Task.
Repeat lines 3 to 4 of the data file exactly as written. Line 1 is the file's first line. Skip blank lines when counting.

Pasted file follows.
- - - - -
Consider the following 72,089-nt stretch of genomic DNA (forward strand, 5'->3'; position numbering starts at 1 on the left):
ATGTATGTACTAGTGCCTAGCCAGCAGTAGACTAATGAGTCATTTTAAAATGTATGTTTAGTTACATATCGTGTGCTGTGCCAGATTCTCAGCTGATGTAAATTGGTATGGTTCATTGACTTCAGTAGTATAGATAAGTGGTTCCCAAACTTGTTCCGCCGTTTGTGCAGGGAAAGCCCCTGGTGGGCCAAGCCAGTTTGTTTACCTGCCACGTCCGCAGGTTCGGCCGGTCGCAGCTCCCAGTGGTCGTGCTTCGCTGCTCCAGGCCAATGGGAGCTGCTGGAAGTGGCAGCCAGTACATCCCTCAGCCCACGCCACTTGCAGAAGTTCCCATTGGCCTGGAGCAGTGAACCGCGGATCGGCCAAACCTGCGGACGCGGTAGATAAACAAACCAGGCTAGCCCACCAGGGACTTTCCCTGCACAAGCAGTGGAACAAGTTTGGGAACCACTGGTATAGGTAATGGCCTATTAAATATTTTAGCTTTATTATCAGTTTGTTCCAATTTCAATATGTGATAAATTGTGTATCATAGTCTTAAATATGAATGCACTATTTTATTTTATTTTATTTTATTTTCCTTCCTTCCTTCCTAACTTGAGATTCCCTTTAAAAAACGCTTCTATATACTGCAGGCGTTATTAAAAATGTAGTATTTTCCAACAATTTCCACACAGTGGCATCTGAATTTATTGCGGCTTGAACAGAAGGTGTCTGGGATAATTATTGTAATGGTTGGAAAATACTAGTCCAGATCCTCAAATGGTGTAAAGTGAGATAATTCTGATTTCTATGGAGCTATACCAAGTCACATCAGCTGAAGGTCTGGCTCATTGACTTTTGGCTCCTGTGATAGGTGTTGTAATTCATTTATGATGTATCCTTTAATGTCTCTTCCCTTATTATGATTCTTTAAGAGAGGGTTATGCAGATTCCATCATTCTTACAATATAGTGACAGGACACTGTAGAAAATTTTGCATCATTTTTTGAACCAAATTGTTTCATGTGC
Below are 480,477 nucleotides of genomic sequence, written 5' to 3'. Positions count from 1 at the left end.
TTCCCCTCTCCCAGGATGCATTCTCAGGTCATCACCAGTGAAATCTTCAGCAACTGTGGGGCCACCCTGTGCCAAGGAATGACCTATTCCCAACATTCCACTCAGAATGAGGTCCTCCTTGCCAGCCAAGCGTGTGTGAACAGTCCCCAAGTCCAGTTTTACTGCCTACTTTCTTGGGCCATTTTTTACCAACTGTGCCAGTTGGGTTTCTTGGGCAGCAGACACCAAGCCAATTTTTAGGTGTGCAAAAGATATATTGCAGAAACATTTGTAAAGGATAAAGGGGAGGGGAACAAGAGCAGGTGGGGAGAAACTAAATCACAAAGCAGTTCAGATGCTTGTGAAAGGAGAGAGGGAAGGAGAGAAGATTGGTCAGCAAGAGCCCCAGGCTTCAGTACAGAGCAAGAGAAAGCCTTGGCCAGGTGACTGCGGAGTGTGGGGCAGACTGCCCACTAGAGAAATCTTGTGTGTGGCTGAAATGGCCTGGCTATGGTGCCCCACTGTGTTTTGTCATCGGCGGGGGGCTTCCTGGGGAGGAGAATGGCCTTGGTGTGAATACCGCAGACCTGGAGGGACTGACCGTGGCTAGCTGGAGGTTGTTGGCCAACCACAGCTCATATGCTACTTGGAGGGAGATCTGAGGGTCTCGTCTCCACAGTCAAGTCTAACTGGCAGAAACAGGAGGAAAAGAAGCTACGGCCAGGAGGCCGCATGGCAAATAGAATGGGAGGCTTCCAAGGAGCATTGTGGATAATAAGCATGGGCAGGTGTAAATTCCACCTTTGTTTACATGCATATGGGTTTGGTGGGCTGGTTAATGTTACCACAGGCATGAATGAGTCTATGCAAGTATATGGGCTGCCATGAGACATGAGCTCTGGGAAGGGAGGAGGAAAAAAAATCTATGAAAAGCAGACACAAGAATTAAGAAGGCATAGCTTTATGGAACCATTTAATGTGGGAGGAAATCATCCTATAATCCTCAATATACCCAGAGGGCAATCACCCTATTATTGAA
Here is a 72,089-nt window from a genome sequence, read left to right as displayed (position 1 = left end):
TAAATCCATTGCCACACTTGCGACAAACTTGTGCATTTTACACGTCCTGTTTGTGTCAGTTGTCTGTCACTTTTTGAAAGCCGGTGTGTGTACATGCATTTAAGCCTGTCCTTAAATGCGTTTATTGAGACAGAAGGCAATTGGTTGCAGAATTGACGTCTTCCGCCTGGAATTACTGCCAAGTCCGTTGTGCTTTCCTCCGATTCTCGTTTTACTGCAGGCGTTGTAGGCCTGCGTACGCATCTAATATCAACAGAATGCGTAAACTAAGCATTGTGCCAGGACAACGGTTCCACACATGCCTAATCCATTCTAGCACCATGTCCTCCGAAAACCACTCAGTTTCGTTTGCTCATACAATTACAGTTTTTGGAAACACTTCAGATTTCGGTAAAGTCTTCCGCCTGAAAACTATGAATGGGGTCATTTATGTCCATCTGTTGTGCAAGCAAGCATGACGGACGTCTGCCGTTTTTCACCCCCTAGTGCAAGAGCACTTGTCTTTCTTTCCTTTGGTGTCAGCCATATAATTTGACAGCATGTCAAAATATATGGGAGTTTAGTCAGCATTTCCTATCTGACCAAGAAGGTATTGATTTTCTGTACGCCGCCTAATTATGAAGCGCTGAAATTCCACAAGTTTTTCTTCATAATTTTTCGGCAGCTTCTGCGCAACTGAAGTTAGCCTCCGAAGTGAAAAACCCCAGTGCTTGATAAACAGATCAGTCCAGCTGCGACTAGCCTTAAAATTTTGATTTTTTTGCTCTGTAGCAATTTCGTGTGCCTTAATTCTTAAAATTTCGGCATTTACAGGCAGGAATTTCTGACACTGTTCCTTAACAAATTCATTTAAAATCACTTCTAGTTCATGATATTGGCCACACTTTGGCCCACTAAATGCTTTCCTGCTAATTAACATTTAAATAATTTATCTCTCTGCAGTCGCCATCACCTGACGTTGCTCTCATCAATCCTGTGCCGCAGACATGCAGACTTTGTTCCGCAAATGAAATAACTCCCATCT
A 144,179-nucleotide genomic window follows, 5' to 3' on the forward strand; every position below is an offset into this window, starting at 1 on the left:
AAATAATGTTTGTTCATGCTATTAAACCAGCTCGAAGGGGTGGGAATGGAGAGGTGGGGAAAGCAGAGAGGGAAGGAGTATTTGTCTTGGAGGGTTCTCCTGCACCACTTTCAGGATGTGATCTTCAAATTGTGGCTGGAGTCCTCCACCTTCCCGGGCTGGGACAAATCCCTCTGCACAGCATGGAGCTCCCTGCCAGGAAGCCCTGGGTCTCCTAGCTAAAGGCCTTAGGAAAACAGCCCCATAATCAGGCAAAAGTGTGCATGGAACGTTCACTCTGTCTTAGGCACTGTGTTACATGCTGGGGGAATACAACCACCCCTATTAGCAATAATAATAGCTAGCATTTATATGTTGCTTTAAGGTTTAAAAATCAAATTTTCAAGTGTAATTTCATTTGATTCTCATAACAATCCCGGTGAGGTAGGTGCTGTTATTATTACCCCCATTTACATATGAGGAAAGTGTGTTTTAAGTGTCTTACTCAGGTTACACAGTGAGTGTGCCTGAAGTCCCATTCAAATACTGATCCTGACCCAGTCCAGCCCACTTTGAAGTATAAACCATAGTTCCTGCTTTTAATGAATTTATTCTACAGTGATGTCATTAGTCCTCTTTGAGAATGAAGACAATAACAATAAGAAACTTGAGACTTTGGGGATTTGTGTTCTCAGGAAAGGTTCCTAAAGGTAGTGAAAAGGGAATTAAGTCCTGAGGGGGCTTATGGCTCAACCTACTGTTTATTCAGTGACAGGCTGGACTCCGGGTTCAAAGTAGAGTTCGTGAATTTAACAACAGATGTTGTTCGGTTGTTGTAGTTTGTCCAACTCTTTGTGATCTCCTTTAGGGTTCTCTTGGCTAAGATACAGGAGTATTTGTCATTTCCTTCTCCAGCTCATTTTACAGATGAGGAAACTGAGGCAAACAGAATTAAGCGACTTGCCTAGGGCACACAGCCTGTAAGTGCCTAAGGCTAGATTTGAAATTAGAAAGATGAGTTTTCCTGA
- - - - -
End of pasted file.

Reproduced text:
Below are 480,477 nucleotides of genomic sequence, written 5' to 3'. Positions count from 1 at the left end.
TTCCCCTCTCCCAGGATGCATTCTCAGGTCATCACCAGTGAAATCTTCAGCAACTGTGGGGCCACCCTGTGCCAAGGAATGACCTATTCCCAACATTCCACTCAGAATGAGGTCCTCCTTGCCAGCCAAGCGTGTGTGAACAGTCCCCAAGTCCAGTTTTACTGCCTACTTTCTTGGGCCATTTTTTACCAACTGTGCCAGTTGGGTTTCTTGGGCAGCAGACACCAAGCCAATTTTTAGGTGTGCAAAAGATATATTGCAGAAACATTTGTAAAGGATAAAGGGGAGGGGAACAAGAGCAGGTGGGGAGAAACTAAATCACAAAGCAGTTCAGATGCTTGTGAAAGGAGAGAGGGAAGGAGAGAAGATTGGTCAGCAAGAGCCCCAGGCTTCAGTACAGAGCAAGAGAAAGCCTTGGCCAGGTGACTGCGGAGTGTGGGGCAGACTGCCCACTAGAGAAATCTTGTGTGTGGCTGAAATGGCCTGGCTATGGTGCCCCACTGTGTTTTGTCATCGGCGGGGGGCTTCCTGGGGAGGAGAATGGCCTTGGTGTGAATACCGCAGACCTGGAGGGACTGACCGTGGCTAGCTGGAGGTTGTTGGCCAACCACAGCTCATATGCTACTTGGAGGGAGATCTGAGGGTCTCGTCTCCACAGTCAAGTCTAACTGGCAGAAACAGGAGGAAAAGAAGCTACGGCCAGGAGGCCGCATGGCAAATAGAATGGGAGGCTTCCAAGGAGCATTGTGGATAATAAGCATGGGCAGGTGTAAATTCCACCTTTGTTTACATGCATATGGGTTTGGTGGGCTGGTTAATGTTACCACAGGCATGAATGAGTCTATGCAAGTATATGGGCTGCCATGAGACATGAGCTCTGGGAAGGGAGGAGGAAAAAAAATCTATGAAAAGCAGACACAAGAATTAAGAAGGCATAGCTTTATGGAACCATTTAATGTGGGAGGAAATCATCCTATAATCCTCAATATACCCAGAGGGCAATCACCCTATTATTGAA